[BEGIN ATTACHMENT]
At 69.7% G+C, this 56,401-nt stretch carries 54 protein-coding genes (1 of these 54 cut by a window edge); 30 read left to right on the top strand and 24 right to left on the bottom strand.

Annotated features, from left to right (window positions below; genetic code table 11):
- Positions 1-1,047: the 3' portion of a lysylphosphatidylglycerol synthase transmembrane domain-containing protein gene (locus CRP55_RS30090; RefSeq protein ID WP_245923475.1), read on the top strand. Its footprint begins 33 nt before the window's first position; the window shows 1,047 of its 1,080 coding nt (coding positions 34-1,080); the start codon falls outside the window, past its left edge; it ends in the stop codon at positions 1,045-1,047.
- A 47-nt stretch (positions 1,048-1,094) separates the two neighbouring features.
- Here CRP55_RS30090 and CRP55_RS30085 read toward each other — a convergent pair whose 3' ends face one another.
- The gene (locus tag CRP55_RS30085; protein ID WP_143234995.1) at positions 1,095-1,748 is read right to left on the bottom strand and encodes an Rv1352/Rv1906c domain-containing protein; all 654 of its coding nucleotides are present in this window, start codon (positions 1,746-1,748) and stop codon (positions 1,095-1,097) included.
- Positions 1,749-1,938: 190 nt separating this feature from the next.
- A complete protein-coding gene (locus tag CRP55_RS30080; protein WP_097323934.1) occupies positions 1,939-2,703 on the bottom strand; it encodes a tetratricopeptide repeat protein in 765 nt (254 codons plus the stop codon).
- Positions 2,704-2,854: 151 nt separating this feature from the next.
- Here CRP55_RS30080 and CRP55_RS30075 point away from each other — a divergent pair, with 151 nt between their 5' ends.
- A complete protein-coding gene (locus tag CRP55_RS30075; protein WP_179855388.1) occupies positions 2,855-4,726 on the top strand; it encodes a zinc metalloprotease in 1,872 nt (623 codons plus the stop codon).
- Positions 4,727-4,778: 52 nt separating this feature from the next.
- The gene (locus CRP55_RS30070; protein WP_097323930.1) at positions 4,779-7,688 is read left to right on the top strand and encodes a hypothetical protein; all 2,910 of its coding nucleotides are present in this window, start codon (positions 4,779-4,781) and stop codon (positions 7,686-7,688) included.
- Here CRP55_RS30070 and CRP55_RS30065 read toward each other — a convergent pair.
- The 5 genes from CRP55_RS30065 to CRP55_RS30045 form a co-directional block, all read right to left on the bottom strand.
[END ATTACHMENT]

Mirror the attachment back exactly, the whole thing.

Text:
At 69.7% G+C, this 56,401-nt stretch carries 54 protein-coding genes (1 of these 54 cut by a window edge); 30 read left to right on the top strand and 24 right to left on the bottom strand.

Annotated features, from left to right (window positions below; genetic code table 11):
- Positions 1-1,047: the 3' portion of a lysylphosphatidylglycerol synthase transmembrane domain-containing protein gene (locus CRP55_RS30090; RefSeq protein ID WP_245923475.1), read on the top strand. Its footprint begins 33 nt before the window's first position; the window shows 1,047 of its 1,080 coding nt (coding positions 34-1,080); the start codon falls outside the window, past its left edge; it ends in the stop codon at positions 1,045-1,047.
- A 47-nt stretch (positions 1,048-1,094) separates the two neighbouring features.
- Here CRP55_RS30090 and CRP55_RS30085 read toward each other — a convergent pair whose 3' ends face one another.
- The gene (locus tag CRP55_RS30085; protein ID WP_143234995.1) at positions 1,095-1,748 is read right to left on the bottom strand and encodes an Rv1352/Rv1906c domain-containing protein; all 654 of its coding nucleotides are present in this window, start codon (positions 1,746-1,748) and stop codon (positions 1,095-1,097) included.
- Positions 1,749-1,938: 190 nt separating this feature from the next.
- A complete protein-coding gene (locus tag CRP55_RS30080; protein WP_097323934.1) occupies positions 1,939-2,703 on the bottom strand; it encodes a tetratricopeptide repeat protein in 765 nt (254 codons plus the stop codon).
- Positions 2,704-2,854: 151 nt separating this feature from the next.
- Here CRP55_RS30080 and CRP55_RS30075 point away from each other — a divergent pair, with 151 nt between their 5' ends.
- A complete protein-coding gene (locus tag CRP55_RS30075; protein WP_179855388.1) occupies positions 2,855-4,726 on the top strand; it encodes a zinc metalloprotease in 1,872 nt (623 codons plus the stop codon).
- Positions 4,727-4,778: 52 nt separating this feature from the next.
- The gene (locus CRP55_RS30070; protein WP_097323930.1) at positions 4,779-7,688 is read left to right on the top strand and encodes a hypothetical protein; all 2,910 of its coding nucleotides are present in this window, start codon (positions 4,779-4,781) and stop codon (positions 7,686-7,688) included.
- Here CRP55_RS30070 and CRP55_RS30065 read toward each other — a convergent pair.
- The 5 genes from CRP55_RS30065 to CRP55_RS30045 form a co-directional block, all read right to left on the bottom strand.